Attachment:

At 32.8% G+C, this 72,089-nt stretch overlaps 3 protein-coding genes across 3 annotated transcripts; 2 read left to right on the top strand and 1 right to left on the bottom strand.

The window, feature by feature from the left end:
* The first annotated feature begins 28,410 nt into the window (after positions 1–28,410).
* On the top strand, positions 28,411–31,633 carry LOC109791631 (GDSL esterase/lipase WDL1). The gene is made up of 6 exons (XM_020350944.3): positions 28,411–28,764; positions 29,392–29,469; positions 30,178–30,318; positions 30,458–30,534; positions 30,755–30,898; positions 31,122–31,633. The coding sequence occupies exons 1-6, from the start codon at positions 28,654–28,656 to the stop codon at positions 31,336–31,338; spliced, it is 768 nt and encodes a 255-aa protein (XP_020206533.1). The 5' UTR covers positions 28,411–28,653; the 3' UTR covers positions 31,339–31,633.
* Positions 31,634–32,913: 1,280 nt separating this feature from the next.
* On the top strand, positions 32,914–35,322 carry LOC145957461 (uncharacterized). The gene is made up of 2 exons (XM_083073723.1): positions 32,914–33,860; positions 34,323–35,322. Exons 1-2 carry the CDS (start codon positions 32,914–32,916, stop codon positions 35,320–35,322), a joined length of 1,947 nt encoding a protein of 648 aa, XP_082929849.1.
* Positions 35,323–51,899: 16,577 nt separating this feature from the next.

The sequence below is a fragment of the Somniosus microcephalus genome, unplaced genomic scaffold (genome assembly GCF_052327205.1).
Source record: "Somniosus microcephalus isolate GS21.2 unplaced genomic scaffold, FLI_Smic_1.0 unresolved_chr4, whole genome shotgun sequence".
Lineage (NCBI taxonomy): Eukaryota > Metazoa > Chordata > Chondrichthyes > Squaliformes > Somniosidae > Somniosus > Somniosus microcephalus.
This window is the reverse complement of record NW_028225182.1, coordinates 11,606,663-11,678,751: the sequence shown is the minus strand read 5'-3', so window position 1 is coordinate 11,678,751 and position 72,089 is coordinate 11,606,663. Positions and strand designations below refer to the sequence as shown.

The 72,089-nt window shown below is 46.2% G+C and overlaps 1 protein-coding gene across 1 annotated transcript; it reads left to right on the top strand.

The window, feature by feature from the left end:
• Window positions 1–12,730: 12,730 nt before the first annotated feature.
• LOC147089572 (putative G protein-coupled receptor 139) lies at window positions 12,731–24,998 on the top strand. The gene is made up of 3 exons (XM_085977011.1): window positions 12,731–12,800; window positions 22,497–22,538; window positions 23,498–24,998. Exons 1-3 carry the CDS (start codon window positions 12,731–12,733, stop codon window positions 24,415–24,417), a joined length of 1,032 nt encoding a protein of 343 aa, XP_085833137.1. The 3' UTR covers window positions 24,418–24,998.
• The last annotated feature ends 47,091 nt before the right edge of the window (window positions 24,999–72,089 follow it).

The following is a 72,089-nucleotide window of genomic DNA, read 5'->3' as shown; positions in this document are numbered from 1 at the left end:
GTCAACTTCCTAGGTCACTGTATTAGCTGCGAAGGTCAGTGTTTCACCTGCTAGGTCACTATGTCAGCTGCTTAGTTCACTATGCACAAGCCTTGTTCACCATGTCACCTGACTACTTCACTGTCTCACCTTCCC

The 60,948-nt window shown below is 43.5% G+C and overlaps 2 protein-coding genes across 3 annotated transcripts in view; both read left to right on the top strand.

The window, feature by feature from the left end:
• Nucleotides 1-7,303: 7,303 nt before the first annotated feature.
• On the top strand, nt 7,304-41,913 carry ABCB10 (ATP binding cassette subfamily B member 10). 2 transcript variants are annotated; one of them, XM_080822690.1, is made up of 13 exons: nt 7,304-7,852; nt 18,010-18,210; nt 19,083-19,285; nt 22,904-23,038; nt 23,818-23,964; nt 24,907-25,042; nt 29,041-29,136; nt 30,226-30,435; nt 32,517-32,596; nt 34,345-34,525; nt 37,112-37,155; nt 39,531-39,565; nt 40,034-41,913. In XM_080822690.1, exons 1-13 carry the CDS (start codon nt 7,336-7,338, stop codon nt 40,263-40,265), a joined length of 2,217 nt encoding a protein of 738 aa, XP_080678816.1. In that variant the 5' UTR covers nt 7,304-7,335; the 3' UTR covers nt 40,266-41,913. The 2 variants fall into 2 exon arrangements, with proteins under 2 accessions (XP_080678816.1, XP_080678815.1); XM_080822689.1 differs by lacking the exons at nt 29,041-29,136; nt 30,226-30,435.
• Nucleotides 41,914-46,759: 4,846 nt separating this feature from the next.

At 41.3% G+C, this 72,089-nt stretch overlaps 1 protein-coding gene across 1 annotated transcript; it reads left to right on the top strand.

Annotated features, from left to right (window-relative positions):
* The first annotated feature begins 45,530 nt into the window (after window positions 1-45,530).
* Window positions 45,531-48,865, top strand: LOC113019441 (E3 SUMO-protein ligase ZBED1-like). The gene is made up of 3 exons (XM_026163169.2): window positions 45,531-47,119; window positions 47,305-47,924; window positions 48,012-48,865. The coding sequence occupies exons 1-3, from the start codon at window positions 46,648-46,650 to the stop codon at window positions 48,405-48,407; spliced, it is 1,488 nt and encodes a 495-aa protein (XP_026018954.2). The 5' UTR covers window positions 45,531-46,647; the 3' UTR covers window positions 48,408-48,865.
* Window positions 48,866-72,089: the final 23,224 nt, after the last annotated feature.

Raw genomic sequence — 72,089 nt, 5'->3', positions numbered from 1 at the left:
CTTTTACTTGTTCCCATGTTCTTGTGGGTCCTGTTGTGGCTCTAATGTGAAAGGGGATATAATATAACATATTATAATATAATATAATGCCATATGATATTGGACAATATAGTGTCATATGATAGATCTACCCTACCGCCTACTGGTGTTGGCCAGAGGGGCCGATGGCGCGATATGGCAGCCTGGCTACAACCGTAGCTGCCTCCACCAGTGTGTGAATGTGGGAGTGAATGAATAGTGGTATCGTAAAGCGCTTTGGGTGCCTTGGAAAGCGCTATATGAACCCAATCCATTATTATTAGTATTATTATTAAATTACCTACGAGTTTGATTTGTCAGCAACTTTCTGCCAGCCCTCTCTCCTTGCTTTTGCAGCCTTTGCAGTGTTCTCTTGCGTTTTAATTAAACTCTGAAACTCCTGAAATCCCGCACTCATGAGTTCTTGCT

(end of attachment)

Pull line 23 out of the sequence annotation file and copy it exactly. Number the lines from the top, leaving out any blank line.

• Nucleotides 41,914-46,759: 4,846 nt separating this feature from the next.